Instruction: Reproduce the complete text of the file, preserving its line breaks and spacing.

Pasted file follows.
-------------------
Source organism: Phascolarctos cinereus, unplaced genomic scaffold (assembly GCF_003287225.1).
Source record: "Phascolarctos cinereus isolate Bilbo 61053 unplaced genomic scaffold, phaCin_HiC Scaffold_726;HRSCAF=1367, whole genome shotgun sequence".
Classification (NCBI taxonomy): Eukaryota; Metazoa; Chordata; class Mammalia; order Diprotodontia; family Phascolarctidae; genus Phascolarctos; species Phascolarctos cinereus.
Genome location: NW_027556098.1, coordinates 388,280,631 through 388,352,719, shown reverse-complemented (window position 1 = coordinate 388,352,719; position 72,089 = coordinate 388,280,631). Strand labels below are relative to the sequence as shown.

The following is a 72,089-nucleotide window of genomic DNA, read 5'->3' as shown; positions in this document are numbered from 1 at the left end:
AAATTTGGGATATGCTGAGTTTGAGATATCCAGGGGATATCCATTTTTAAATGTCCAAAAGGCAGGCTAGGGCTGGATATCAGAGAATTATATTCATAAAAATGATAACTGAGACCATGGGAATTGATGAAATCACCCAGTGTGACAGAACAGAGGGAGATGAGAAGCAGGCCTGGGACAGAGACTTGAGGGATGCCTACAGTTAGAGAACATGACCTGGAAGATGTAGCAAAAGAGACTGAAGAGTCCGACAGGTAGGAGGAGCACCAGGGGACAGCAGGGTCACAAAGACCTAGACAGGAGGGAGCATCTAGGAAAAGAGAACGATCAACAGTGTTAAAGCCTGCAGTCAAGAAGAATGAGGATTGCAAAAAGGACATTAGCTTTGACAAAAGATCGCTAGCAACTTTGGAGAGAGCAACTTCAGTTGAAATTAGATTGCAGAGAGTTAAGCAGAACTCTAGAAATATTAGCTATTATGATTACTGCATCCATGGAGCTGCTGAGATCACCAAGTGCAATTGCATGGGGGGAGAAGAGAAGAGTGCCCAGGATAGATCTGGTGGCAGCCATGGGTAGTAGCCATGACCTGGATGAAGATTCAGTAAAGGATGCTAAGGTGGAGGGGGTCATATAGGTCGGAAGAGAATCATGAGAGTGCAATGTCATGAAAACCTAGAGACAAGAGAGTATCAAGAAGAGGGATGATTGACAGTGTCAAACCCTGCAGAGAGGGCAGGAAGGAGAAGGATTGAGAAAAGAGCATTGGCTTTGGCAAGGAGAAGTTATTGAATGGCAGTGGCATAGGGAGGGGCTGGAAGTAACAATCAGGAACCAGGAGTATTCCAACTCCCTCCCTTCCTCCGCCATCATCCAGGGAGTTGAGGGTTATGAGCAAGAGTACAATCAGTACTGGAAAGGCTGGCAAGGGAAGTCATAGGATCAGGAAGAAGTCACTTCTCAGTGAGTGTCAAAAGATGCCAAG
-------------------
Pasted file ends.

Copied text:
Source organism: Phascolarctos cinereus, unplaced genomic scaffold (assembly GCF_003287225.1).
Source record: "Phascolarctos cinereus isolate Bilbo 61053 unplaced genomic scaffold, phaCin_HiC Scaffold_726;HRSCAF=1367, whole genome shotgun sequence".
Classification (NCBI taxonomy): Eukaryota; Metazoa; Chordata; class Mammalia; order Diprotodontia; family Phascolarctidae; genus Phascolarctos; species Phascolarctos cinereus.
Genome location: NW_027556098.1, coordinates 388,280,631 through 388,352,719, shown reverse-complemented (window position 1 = coordinate 388,352,719; position 72,089 = coordinate 388,280,631). Strand labels below are relative to the sequence as shown.

The following is a 72,089-nucleotide window of genomic DNA, read 5'->3' as shown; positions in this document are numbered from 1 at the left end:
AAATTTGGGATATGCTGAGTTTGAGATATCCAGGGGATATCCATTTTTAAATGTCCAAAAGGCAGGCTAGGGCTGGATATCAGAGAATTATATTCATAAAAATGATAACTGAGACCATGGGAATTGATGAAATCACCCAGTGTGACAGAACAGAGGGAGATGAGAAGCAGGCCTGGGACAGAGACTTGAGGGATGCCTACAGTTAGAGAACATGACCTGGAAGATGTAGCAAAAGAGACTGAAGAGTCCGACAGGTAGGAGGAGCACCAGGGGACAGCAGGGTCACAAAGACCTAGACAGGAGGGAGCATCTAGGAAAAGAGAACGATCAACAGTGTTAAAGCCTGCAGTCAAGAAGAATGAGGATTGCAAAAAGGACATTAGCTTTGACAAAAGATCGCTAGCAACTTTGGAGAGAGCAACTTCAGTTGAAATTAGATTGCAGAGAGTTAAGCAGAACTCTAGAAATATTAGCTATTATGATTACTGCATCCATGGAGCTGCTGAGATCACCAAGTGCAATTGCATGGGGGGAGAAGAGAAGAGTGCCCAGGATAGATCTGGTGGCAGCCATGGGTAGTAGCCATGACCTGGATGAAGATTCAGTAAAGGATGCTAAGGTGGAGGGGGTCATATAGGTCGGAAGAGAATCATGAGAGTGCAATGTCATGAAAACCTAGAGACAAGAGAGTATCAAGAAGAGGGATGATTGACAGTGTCAAACCCTGCAGAGAGGGCAGGAAGGAGAAGGATTGAGAAAAGAGCATTGGCTTTGGCAAGGAGAAGTTATTGAATGGCAGTGGCATAGGGAGGGGCTGGAAGTAACAATCAGGAACCAGGAGTATTCCAACTCCCTCCCTTCCTCCGCCATCATCCAGGGAGTTGAGGGTTATGAGCAAGAGTACAATCAGTACTGGAAAGGCTGGCAAGGGAAGTCATAGGATCAGGAAGAAGTCACTTCTCAGTGAGTGTCAAAAGATGCCAAG